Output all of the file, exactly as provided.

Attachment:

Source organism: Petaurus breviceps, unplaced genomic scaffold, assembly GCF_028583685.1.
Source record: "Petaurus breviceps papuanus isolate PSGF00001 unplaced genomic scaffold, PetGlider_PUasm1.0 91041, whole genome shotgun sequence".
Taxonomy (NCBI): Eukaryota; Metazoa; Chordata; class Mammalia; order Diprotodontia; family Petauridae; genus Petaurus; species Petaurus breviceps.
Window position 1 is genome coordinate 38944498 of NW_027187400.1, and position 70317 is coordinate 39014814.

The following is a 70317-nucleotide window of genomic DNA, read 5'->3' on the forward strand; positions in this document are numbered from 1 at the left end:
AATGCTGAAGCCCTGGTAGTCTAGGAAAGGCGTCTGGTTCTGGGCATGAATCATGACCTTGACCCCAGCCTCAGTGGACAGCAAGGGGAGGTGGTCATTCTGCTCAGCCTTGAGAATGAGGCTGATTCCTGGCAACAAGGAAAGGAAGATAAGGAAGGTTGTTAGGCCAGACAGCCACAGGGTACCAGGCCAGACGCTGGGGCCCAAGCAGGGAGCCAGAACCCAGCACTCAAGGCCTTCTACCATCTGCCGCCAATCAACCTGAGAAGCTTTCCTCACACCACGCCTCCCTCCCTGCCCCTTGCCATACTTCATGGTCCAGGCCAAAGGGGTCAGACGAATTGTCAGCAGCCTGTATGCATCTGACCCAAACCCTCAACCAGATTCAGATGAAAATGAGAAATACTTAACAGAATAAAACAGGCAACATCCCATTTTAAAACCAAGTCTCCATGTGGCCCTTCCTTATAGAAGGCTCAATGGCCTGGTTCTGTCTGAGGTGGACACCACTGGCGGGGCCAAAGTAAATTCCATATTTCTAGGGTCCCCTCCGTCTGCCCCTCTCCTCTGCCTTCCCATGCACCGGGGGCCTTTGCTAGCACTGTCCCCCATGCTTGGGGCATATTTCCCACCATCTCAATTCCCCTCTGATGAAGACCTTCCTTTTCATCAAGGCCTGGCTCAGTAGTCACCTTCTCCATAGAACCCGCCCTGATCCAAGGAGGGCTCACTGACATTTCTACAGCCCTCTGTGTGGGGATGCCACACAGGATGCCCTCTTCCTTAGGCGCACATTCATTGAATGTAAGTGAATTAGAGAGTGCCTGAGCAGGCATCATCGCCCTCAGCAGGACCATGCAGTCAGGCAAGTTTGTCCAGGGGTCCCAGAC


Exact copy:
Source organism: Petaurus breviceps, unplaced genomic scaffold, assembly GCF_028583685.1.
Source record: "Petaurus breviceps papuanus isolate PSGF00001 unplaced genomic scaffold, PetGlider_PUasm1.0 91041, whole genome shotgun sequence".
Taxonomy (NCBI): Eukaryota; Metazoa; Chordata; class Mammalia; order Diprotodontia; family Petauridae; genus Petaurus; species Petaurus breviceps.
Window position 1 is genome coordinate 38944498 of NW_027187400.1, and position 70317 is coordinate 39014814.

The following is a 70317-nucleotide window of genomic DNA, read 5'->3' on the forward strand; positions in this document are numbered from 1 at the left end:
AATGCTGAAGCCCTGGTAGTCTAGGAAAGGCGTCTGGTTCTGGGCATGAATCATGACCTTGACCCCAGCCTCAGTGGACAGCAAGGGGAGGTGGTCATTCTGCTCAGCCTTGAGAATGAGGCTGATTCCTGGCAACAAGGAAAGGAAGATAAGGAAGGTTGTTAGGCCAGACAGCCACAGGGTACCAGGCCAGACGCTGGGGCCCAAGCAGGGAGCCAGAACCCAGCACTCAAGGCCTTCTACCATCTGCCGCCAATCAACCTGAGAAGCTTTCCTCACACCACGCCTCCCTCCCTGCCCCTTGCCATACTTCATGGTCCAGGCCAAAGGGGTCAGACGAATTGTCAGCAGCCTGTATGCATCTGACCCAAACCCTCAACCAGATTCAGATGAAAATGAGAAATACTTAACAGAATAAAACAGGCAACATCCCATTTTAAAACCAAGTCTCCATGTGGCCCTTCCTTATAGAAGGCTCAATGGCCTGGTTCTGTCTGAGGTGGACACCACTGGCGGGGCCAAAGTAAATTCCATATTTCTAGGGTCCCCTCCGTCTGCCCCTCTCCTCTGCCTTCCCATGCACCGGGGGCCTTTGCTAGCACTGTCCCCCATGCTTGGGGCATATTTCCCACCATCTCAATTCCCCTCTGATGAAGACCTTCCTTTTCATCAAGGCCTGGCTCAGTAGTCACCTTCTCCATAGAACCCGCCCTGATCCAAGGAGGGCTCACTGACATTTCTACAGCCCTCTGTGTGGGGATGCCACACAGGATGCCCTCTTCCTTAGGCGCACATTCATTGAATGTAAGTGAATTAGAGAGTGCCTGAGCAGGCATCATCGCCCTCAGCAGGACCATGCAGTCAGGCAAGTTTGTCCAGGGGTCCCAGAC